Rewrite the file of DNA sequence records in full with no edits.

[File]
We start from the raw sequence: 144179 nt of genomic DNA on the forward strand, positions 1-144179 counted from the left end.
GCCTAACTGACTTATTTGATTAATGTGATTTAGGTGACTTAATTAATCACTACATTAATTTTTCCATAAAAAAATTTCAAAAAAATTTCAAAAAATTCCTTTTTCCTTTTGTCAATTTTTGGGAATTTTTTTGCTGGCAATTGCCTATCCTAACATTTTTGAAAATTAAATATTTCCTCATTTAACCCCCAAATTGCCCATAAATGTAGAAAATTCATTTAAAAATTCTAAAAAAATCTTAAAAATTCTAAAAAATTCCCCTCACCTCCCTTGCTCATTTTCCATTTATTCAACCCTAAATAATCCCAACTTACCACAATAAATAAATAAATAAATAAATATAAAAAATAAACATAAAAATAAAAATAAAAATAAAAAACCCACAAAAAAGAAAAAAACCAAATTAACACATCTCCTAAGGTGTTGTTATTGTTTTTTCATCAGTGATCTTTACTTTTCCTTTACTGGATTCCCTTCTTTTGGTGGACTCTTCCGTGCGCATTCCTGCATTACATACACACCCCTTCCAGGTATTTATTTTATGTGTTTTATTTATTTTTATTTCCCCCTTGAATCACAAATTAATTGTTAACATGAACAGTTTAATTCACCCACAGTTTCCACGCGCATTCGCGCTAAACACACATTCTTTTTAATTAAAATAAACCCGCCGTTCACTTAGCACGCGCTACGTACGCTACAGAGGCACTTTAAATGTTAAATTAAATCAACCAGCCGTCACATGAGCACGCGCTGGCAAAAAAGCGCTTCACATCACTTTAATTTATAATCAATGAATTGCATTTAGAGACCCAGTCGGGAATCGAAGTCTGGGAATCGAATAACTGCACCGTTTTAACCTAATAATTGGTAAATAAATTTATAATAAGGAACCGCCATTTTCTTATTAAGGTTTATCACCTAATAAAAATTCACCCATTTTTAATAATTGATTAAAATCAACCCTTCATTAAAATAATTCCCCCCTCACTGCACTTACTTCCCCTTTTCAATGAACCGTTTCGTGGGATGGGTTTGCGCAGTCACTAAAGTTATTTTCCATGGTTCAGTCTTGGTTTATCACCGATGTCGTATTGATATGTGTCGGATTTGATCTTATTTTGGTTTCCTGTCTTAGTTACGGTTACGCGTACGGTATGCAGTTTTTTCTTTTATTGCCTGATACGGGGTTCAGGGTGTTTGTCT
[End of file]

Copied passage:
We start from the raw sequence: 144179 nt of genomic DNA on the forward strand, positions 1-144179 counted from the left end.
GCCTAACTGACTTATTTGATTAATGTGATTTAGGTGACTTAATTAATCACTACATTAATTTTTCCATAAAAAAATTTCAAAAAAATTTCAAAAAATTCCTTTTTCCTTTTGTCAATTTTTGGGAATTTTTTTGCTGGCAATTGCCTATCCTAACATTTTTGAAAATTAAATATTTCCTCATTTAACCCCCAAATTGCCCATAAATGTAGAAAATTCATTTAAAAATTCTAAAAAAATCTTAAAAATTCTAAAAAATTCCCCTCACCTCCCTTGCTCATTTTCCATTTATTCAACCCTAAATAATCCCAACTTACCACAATAAATAAATAAATAAATAAATATAAAAAATAAACATAAAAATAAAAATAAAAATAAAAAACCCACAAAAAAGAAAAAAACCAAATTAACACATCTCCTAAGGTGTTGTTATTGTTTTTTCATCAGTGATCTTTACTTTTCCTTTACTGGATTCCCTTCTTTTGGTGGACTCTTCCGTGCGCATTCCTGCATTACATACACACCCCTTCCAGGTATTTATTTTATGTGTTTTATTTATTTTTATTTCCCCCTTGAATCACAAATTAATTGTTAACATGAACAGTTTAATTCACCCACAGTTTCCACGCGCATTCGCGCTAAACACACATTCTTTTTAATTAAAATAAACCCGCCGTTCACTTAGCACGCGCTACGTACGCTACAGAGGCACTTTAAATGTTAAATTAAATCAACCAGCCGTCACATGAGCACGCGCTGGCAAAAAAGCGCTTCACATCACTTTAATTTATAATCAATGAATTGCATTTAGAGACCCAGTCGGGAATCGAAGTCTGGGAATCGAATAACTGCACCGTTTTAACCTAATAATTGGTAAATAAATTTATAATAAGGAACCGCCATTTTCTTATTAAGGTTTATCACCTAATAAAAATTCACCCATTTTTAATAATTGATTAAAATCAACCCTTCATTAAAATAATTCCCCCCTCACTGCACTTACTTCCCCTTTTCAATGAACCGTTTCGTGGGATGGGTTTGCGCAGTCACTAAAGTTATTTTCCATGGTTCAGTCTTGGTTTATCACCGATGTCGTATTGATATGTGTCGGATTTGATCTTATTTTGGTTTCCTGTCTTAGTTACGGTTACGCGTACGGTATGCAGTTTTTTCTTTTATTGCCTGATACGGGGTTCAGGGTGTTTGTCT